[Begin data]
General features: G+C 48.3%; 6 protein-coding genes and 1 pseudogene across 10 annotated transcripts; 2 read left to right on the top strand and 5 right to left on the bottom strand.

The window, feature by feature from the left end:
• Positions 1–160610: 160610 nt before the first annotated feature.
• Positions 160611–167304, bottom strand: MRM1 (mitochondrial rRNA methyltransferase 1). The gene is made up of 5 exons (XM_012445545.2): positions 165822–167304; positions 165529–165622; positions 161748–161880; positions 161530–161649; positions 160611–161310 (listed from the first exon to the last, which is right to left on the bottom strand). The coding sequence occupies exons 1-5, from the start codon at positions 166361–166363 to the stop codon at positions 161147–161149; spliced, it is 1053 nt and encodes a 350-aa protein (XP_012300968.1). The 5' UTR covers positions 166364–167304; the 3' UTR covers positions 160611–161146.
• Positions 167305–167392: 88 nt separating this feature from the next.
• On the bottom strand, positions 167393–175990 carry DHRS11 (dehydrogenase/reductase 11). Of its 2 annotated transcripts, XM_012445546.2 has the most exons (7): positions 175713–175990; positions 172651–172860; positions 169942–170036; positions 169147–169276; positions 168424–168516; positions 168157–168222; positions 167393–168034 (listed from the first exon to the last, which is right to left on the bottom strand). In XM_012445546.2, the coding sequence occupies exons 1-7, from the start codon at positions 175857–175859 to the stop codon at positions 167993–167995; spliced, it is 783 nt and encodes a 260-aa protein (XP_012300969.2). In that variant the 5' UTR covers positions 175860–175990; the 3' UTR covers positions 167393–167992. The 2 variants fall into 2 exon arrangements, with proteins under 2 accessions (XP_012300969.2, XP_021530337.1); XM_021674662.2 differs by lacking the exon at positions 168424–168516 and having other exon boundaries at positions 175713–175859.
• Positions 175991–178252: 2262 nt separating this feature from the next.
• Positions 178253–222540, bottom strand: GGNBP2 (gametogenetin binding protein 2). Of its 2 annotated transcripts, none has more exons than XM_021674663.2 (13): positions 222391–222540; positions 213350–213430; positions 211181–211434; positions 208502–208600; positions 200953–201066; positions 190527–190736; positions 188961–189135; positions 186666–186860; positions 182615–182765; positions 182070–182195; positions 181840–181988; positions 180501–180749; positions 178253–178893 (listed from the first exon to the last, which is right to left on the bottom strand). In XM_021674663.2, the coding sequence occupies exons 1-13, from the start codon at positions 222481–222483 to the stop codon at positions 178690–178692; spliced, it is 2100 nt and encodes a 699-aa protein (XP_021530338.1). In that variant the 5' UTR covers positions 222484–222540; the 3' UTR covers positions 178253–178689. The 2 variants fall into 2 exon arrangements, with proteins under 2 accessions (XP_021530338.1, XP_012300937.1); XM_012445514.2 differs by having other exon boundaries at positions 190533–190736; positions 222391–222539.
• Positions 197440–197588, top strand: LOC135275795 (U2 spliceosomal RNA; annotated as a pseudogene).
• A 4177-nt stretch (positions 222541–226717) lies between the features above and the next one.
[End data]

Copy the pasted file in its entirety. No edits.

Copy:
General features: G+C 48.3%; 6 protein-coding genes and 1 pseudogene across 10 annotated transcripts; 2 read left to right on the top strand and 5 right to left on the bottom strand.

The window, feature by feature from the left end:
• Positions 1–160610: 160610 nt before the first annotated feature.
• Positions 160611–167304, bottom strand: MRM1 (mitochondrial rRNA methyltransferase 1). The gene is made up of 5 exons (XM_012445545.2): positions 165822–167304; positions 165529–165622; positions 161748–161880; positions 161530–161649; positions 160611–161310 (listed from the first exon to the last, which is right to left on the bottom strand). The coding sequence occupies exons 1-5, from the start codon at positions 166361–166363 to the stop codon at positions 161147–161149; spliced, it is 1053 nt and encodes a 350-aa protein (XP_012300968.1). The 5' UTR covers positions 166364–167304; the 3' UTR covers positions 160611–161146.
• Positions 167305–167392: 88 nt separating this feature from the next.
• On the bottom strand, positions 167393–175990 carry DHRS11 (dehydrogenase/reductase 11). Of its 2 annotated transcripts, XM_012445546.2 has the most exons (7): positions 175713–175990; positions 172651–172860; positions 169942–170036; positions 169147–169276; positions 168424–168516; positions 168157–168222; positions 167393–168034 (listed from the first exon to the last, which is right to left on the bottom strand). In XM_012445546.2, the coding sequence occupies exons 1-7, from the start codon at positions 175857–175859 to the stop codon at positions 167993–167995; spliced, it is 783 nt and encodes a 260-aa protein (XP_012300969.2). In that variant the 5' UTR covers positions 175860–175990; the 3' UTR covers positions 167393–167992. The 2 variants fall into 2 exon arrangements, with proteins under 2 accessions (XP_012300969.2, XP_021530337.1); XM_021674662.2 differs by lacking the exon at positions 168424–168516 and having other exon boundaries at positions 175713–175859.
• Positions 175991–178252: 2262 nt separating this feature from the next.
• Positions 178253–222540, bottom strand: GGNBP2 (gametogenetin binding protein 2). Of its 2 annotated transcripts, none has more exons than XM_021674663.2 (13): positions 222391–222540; positions 213350–213430; positions 211181–211434; positions 208502–208600; positions 200953–201066; positions 190527–190736; positions 188961–189135; positions 186666–186860; positions 182615–182765; positions 182070–182195; positions 181840–181988; positions 180501–180749; positions 178253–178893 (listed from the first exon to the last, which is right to left on the bottom strand). In XM_021674663.2, the coding sequence occupies exons 1-13, from the start codon at positions 222481–222483 to the stop codon at positions 178690–178692; spliced, it is 2100 nt and encodes a 699-aa protein (XP_021530338.1). In that variant the 5' UTR covers positions 222484–222540; the 3' UTR covers positions 178253–178689. The 2 variants fall into 2 exon arrangements, with proteins under 2 accessions (XP_021530338.1, XP_012300937.1); XM_012445514.2 differs by having other exon boundaries at positions 190533–190736; positions 222391–222539.
• Positions 197440–197588, top strand: LOC135275795 (U2 spliceosomal RNA; annotated as a pseudogene).
• A 4177-nt stretch (positions 222541–226717) lies between the features above and the next one.